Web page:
There could be more resignation announcements throughout the week, which seems likely to be busy and dramatic for UK politics. Some Conservative members of parliament (MPs) opposed to Johnson’s Brexit stance could also potentially defect to other parties, making it more difficult for the new prime minister to sustain his government.

Italian Uncertainty Heats Up

Italian equities underperformed significantly on Friday amid concerns over political instability and the chance of a snap election. Banks and utilities were hardest hit. Italian bond yields also widened, and the euro came under some pressure versus the US dollar.

Tensions have been rising between the two partners in the Italian government coalition, The League and Five Star. Contentious issues include the alleged illegal Russian funding of The League, as well as diverging views on central themes such as taxes, infrastructure and justice.

The most recent clash came over the election of Germany’s Ursula von der Leyen as the next president of the European Commission, in a vote that could endanger Italy’s hopes of securing a top position within the new commission. Five Star backed the new appointment, while the League opposed it.

These tensions prompted The League’s leader Matteo Salvini to say that he had lost confidence in his coalition partner. Salvini then refused to attend Friday’s cabinet meeting and criticised Five Star’s ministers. He claimed the coalition would only able to continue if his party’s reforms were adopted.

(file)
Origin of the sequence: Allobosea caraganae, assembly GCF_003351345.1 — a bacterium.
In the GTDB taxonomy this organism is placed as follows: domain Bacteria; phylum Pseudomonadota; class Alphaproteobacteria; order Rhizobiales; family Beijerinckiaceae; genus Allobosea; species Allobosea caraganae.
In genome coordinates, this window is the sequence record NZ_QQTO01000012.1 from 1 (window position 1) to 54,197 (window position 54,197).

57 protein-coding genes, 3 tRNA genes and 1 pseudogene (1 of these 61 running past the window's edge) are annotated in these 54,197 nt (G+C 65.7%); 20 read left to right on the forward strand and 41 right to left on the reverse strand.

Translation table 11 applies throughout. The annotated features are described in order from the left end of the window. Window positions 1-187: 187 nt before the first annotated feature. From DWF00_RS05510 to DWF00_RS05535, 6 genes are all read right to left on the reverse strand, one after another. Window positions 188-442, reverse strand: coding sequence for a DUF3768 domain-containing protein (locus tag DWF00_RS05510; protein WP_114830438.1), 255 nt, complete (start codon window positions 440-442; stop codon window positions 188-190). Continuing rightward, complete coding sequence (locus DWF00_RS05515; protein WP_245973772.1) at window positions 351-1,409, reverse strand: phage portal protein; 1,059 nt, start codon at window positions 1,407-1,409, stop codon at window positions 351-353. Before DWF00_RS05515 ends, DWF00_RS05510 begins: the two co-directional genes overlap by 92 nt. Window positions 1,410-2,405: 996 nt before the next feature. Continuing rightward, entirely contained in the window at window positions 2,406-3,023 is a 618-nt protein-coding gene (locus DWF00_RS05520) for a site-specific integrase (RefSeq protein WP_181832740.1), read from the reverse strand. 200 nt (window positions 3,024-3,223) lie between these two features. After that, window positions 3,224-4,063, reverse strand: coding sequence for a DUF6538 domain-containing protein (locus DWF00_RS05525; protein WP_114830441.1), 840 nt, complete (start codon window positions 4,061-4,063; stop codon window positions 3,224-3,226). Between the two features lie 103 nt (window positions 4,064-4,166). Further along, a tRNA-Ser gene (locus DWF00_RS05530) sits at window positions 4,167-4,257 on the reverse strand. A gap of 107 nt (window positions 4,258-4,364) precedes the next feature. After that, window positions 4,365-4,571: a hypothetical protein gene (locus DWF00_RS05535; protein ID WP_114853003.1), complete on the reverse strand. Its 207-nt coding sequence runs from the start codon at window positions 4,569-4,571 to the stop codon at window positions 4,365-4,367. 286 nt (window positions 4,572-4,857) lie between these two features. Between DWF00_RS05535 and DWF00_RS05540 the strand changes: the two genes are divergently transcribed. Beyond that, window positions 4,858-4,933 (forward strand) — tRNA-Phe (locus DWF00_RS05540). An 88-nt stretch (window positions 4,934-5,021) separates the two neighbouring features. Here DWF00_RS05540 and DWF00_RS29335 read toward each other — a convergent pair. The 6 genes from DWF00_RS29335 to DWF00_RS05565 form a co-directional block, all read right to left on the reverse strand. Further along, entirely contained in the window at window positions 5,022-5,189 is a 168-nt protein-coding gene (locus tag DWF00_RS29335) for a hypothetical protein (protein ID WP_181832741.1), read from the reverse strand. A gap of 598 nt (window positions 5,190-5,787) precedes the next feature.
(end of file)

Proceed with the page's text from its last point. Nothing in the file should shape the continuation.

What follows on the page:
The majority of Salvini’s advisers are pushing for early snap elections, but the official statement from the League says Salvini has not yet made up his mind. The League look well placed in the event of an election, according to the latest polls.

Support for Salvini and his party was at 35.9% in an Ipsos poll conducted July 16-18, more than twice the level of support in the March 2018 general elections, and up from 33.3% in a survey by the same pollster last month. Support for Five Star was little changed from the previous poll at 17.4%, down from 32.7% in last year’s elections.

Despite this reported gain in popular support, Salvini likely has concerns about being the one to pull the trigger, given that many Italians remain in favour of the coalition and he may be blamed for triggering a crisis. There is also a risk that rather than triggering new elections, the collapse of the coalition would see Five Star try to form a different coalition, potentially sidelining The League.

President of the Republic Sergio Mattarella will have urged Salvini to clarify his stance as the window for snap elections this autumn is closing in. In Italy it takes 45-70 days to hold a vote following the dissolving of parliament. For a new government to have time to draft the 2020 Budget Law, this means parliament would have to be dissolved by the end of July so that the vote could take place in mid-September.

We expect further headlines and drama throughout the week and will be keeping a close eye on Italian equities and bond moves.

Last Week

Europe

It was a mixed week for European equities. The FTSE 100 Index was unchanged as uncertainty around the new prime minister and increased chance of a hard Brexit weighed on the pound, helping mute losses in export-oriented stocks. Italy was the clear underperformer, but Spain also struggled amid political uncertainty also weighing there.